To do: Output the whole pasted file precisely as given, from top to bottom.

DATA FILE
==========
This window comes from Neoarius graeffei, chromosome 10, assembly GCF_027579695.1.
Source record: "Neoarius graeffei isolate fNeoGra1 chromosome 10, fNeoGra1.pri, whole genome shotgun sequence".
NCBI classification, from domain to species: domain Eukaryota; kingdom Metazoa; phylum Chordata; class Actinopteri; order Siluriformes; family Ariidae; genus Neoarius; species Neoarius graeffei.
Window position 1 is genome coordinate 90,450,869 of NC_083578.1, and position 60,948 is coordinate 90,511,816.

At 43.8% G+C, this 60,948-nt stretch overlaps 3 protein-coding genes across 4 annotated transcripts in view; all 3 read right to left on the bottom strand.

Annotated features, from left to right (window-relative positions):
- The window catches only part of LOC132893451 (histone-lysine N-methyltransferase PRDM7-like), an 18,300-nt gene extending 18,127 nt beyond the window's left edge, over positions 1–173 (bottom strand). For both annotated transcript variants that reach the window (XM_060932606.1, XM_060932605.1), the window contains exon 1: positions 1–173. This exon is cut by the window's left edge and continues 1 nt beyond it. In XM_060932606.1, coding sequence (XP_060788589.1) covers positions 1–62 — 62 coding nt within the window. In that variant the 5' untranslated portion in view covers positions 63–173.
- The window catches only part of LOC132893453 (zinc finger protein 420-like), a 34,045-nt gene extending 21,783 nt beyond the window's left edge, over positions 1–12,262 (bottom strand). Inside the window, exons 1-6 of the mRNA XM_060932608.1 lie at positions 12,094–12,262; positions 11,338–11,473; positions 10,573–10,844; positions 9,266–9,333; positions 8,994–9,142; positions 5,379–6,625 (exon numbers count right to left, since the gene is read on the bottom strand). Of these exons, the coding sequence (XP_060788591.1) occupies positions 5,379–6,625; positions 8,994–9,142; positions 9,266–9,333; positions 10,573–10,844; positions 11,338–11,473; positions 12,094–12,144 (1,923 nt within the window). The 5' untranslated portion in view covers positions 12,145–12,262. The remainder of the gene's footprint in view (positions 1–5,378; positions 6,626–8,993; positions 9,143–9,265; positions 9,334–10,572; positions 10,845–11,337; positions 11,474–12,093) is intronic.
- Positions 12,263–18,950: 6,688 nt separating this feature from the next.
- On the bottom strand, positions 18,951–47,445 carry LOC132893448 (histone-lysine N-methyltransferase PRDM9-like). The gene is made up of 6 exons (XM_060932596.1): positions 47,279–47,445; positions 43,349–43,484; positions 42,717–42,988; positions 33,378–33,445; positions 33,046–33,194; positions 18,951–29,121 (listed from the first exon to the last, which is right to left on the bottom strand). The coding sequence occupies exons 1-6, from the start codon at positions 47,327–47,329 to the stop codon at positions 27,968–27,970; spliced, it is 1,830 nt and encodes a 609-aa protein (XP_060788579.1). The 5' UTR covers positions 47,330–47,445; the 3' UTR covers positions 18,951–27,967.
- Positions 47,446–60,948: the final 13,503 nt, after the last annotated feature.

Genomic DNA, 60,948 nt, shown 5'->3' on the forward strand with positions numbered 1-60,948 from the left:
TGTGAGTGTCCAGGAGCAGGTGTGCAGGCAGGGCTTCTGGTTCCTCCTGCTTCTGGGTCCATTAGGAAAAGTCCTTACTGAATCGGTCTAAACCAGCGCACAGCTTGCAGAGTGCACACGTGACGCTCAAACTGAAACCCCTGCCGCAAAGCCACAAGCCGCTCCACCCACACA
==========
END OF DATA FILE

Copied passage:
This window comes from Neoarius graeffei, chromosome 10, assembly GCF_027579695.1.
Source record: "Neoarius graeffei isolate fNeoGra1 chromosome 10, fNeoGra1.pri, whole genome shotgun sequence".
NCBI classification, from domain to species: domain Eukaryota; kingdom Metazoa; phylum Chordata; class Actinopteri; order Siluriformes; family Ariidae; genus Neoarius; species Neoarius graeffei.
Window position 1 is genome coordinate 90,450,869 of NC_083578.1, and position 60,948 is coordinate 90,511,816.

At 43.8% G+C, this 60,948-nt stretch overlaps 3 protein-coding genes across 4 annotated transcripts in view; all 3 read right to left on the bottom strand.

Annotated features, from left to right (window-relative positions):
- The window catches only part of LOC132893451 (histone-lysine N-methyltransferase PRDM7-like), an 18,300-nt gene extending 18,127 nt beyond the window's left edge, over positions 1–173 (bottom strand). For both annotated transcript variants that reach the window (XM_060932606.1, XM_060932605.1), the window contains exon 1: positions 1–173. This exon is cut by the window's left edge and continues 1 nt beyond it. In XM_060932606.1, coding sequence (XP_060788589.1) covers positions 1–62 — 62 coding nt within the window. In that variant the 5' untranslated portion in view covers positions 63–173.
- The window catches only part of LOC132893453 (zinc finger protein 420-like), a 34,045-nt gene extending 21,783 nt beyond the window's left edge, over positions 1–12,262 (bottom strand). Inside the window, exons 1-6 of the mRNA XM_060932608.1 lie at positions 12,094–12,262; positions 11,338–11,473; positions 10,573–10,844; positions 9,266–9,333; positions 8,994–9,142; positions 5,379–6,625 (exon numbers count right to left, since the gene is read on the bottom strand). Of these exons, the coding sequence (XP_060788591.1) occupies positions 5,379–6,625; positions 8,994–9,142; positions 9,266–9,333; positions 10,573–10,844; positions 11,338–11,473; positions 12,094–12,144 (1,923 nt within the window). The 5' untranslated portion in view covers positions 12,145–12,262. The remainder of the gene's footprint in view (positions 1–5,378; positions 6,626–8,993; positions 9,143–9,265; positions 9,334–10,572; positions 10,845–11,337; positions 11,474–12,093) is intronic.
- Positions 12,263–18,950: 6,688 nt separating this feature from the next.
- On the bottom strand, positions 18,951–47,445 carry LOC132893448 (histone-lysine N-methyltransferase PRDM9-like). The gene is made up of 6 exons (XM_060932596.1): positions 47,279–47,445; positions 43,349–43,484; positions 42,717–42,988; positions 33,378–33,445; positions 33,046–33,194; positions 18,951–29,121 (listed from the first exon to the last, which is right to left on the bottom strand). The coding sequence occupies exons 1-6, from the start codon at positions 47,327–47,329 to the stop codon at positions 27,968–27,970; spliced, it is 1,830 nt and encodes a 609-aa protein (XP_060788579.1). The 5' UTR covers positions 47,330–47,445; the 3' UTR covers positions 18,951–27,967.
- Positions 47,446–60,948: the final 13,503 nt, after the last annotated feature.

Genomic DNA, 60,948 nt, shown 5'->3' on the forward strand with positions numbered 1-60,948 from the left:
TGTGAGTGTCCAGGAGCAGGTGTGCAGGCAGGGCTTCTGGTTCCTCCTGCTTCTGGGTCCATTAGGAAAAGTCCTTACTGAATCGGTCTAAACCAGCGCACAGCTTGCAGAGTGCACACGTGACGCTCAAACTGAAACCCCTGCCGCAAAGCCACAAGCCGCTCCACCCACACA